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Typhoon Hump Restaurant Sells Endangered Sei Whale

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Feds prosecute sushi chef Yamamoto and The Hump Santa Monica, CA, restaurant owned by Typhoon Restaurant Inc., alleging sale of endangered animal Sei whale meat.
Typhoon Restaurant Inc. owns The Hump restaurant, and sushi chef Yamamoto were charged with illegally selling an endangered animal species food product. In October, two female activists whom posed as customers went to The Hump and ordered "omakase," allowing the Hump Restaurant chef choose the choicest fresh fish. Activists additionally requested whale, pocketing the meat sample.
The meal visit was recorded by hidden camera and microphone by Louie Psihoyos, director of Oscar-winning documentary "The Cove", who stated, "these are endangered animals being cut up for dinner. It's an abuse of science." National Oceanic and Atmospheric Administration began an investigation. Activists claim the endangered animal whale meat came from Japan's scientific whaling program, illegally exported to the U.S. Japan kills hundreds of whales every year in Antarctic waters, through its research whaling program. Attorney for Typhoon, Gary Lincenberg, said the restaurant accepts responsibility for serving whale, agreeing to pay a fine, which could be up to $200,000.
The Hump chef for the past seven years admitted serving whale to two young women. Hump chef Yamamoto could face a year in prison and a fine of up to $100,000. During the October restaurant visit, animal rights activists racked up a bill of $600 during a four-hour period, feasting on increasingly exotic dishes in efforts to gain confidence of the Hump's waiters and chef. The server brought out a dish of whale sushi, identifying the whale in English and Japanese, court documents said. The dish was listed as whale on the check, $85. Oregon State University's Marine Mammal Institute, for genetic testing, returned results showed the meat was from a Sei whale, court records said.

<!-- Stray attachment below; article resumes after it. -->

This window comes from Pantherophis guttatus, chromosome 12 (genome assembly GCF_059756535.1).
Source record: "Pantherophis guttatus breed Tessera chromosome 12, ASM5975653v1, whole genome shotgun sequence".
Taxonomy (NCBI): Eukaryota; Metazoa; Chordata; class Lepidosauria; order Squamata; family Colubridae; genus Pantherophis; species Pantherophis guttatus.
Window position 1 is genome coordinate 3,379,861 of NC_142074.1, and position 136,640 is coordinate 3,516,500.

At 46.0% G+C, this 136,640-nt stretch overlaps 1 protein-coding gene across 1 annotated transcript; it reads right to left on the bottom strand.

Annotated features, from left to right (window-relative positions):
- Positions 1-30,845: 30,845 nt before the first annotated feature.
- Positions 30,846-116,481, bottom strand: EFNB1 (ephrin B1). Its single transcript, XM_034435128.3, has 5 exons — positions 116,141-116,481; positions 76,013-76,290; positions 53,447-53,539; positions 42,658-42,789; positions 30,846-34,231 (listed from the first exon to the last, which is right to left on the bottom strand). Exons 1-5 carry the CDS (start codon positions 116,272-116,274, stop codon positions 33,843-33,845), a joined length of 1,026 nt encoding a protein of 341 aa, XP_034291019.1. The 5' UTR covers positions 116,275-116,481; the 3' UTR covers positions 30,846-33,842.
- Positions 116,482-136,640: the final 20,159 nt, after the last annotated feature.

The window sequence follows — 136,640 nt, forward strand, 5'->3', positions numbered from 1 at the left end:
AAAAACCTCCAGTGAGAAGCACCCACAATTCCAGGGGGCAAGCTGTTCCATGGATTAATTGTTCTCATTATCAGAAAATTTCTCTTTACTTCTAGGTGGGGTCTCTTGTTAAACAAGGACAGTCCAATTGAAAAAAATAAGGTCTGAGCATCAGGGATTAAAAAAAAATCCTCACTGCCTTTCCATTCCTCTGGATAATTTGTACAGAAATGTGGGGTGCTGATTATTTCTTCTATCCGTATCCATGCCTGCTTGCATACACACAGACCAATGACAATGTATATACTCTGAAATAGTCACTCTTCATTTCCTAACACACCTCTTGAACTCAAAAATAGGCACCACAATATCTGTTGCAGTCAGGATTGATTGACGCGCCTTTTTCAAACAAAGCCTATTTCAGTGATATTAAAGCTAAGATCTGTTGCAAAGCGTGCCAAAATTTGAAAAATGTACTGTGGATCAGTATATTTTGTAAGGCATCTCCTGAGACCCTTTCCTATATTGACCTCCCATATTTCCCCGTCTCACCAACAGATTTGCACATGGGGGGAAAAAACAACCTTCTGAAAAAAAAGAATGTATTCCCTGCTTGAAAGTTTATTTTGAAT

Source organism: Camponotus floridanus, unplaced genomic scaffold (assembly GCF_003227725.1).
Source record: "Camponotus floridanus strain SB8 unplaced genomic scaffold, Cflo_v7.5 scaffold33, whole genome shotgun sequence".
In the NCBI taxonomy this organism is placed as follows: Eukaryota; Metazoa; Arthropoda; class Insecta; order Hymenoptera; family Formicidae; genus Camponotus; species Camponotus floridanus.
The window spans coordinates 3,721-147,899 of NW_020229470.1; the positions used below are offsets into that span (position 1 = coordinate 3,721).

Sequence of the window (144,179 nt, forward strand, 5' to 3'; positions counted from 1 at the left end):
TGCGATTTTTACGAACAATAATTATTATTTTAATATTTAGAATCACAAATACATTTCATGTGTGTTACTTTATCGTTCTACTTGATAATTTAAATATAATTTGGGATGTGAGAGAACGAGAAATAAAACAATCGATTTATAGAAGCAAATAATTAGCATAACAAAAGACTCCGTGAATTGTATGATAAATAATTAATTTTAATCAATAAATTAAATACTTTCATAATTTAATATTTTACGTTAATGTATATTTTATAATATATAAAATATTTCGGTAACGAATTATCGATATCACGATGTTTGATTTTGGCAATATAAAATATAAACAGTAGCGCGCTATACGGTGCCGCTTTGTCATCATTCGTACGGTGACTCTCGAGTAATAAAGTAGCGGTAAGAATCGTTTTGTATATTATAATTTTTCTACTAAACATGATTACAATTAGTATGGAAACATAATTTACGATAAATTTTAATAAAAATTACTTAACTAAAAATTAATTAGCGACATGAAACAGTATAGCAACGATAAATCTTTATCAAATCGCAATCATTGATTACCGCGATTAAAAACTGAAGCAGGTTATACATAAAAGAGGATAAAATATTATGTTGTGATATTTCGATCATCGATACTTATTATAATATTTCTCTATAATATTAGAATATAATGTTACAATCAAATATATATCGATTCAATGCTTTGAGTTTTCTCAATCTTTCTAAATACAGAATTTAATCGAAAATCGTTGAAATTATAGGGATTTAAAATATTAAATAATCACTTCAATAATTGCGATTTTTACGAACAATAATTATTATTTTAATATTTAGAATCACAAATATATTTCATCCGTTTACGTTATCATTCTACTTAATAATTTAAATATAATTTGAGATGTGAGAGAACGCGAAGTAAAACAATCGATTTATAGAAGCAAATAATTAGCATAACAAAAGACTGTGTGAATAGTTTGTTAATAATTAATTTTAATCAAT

The Sei whale is a baleen whale. The endangered whale is found throughout the world's oceans, characterized by graceful, fast swimming and long, low vocalizations. Adult Sei whales are longer than a bus. Sei whale meat is commonly eaten in Japan, Korea and Norway and among natives in Alaska and Canada, but Sei meat is illegal to export due to endangered status. Late February, when Psihoyos were in Los Angeles for the Academy Awards, two more visits were made to The Hump. Agents from the National Oceanic and Atmospheric Administration sat at the bar to witness Yamamoto at work, court records said. On subsequent visit, another agent watched the chef retrieve a package wrapped in clear plastic from his vehicle.

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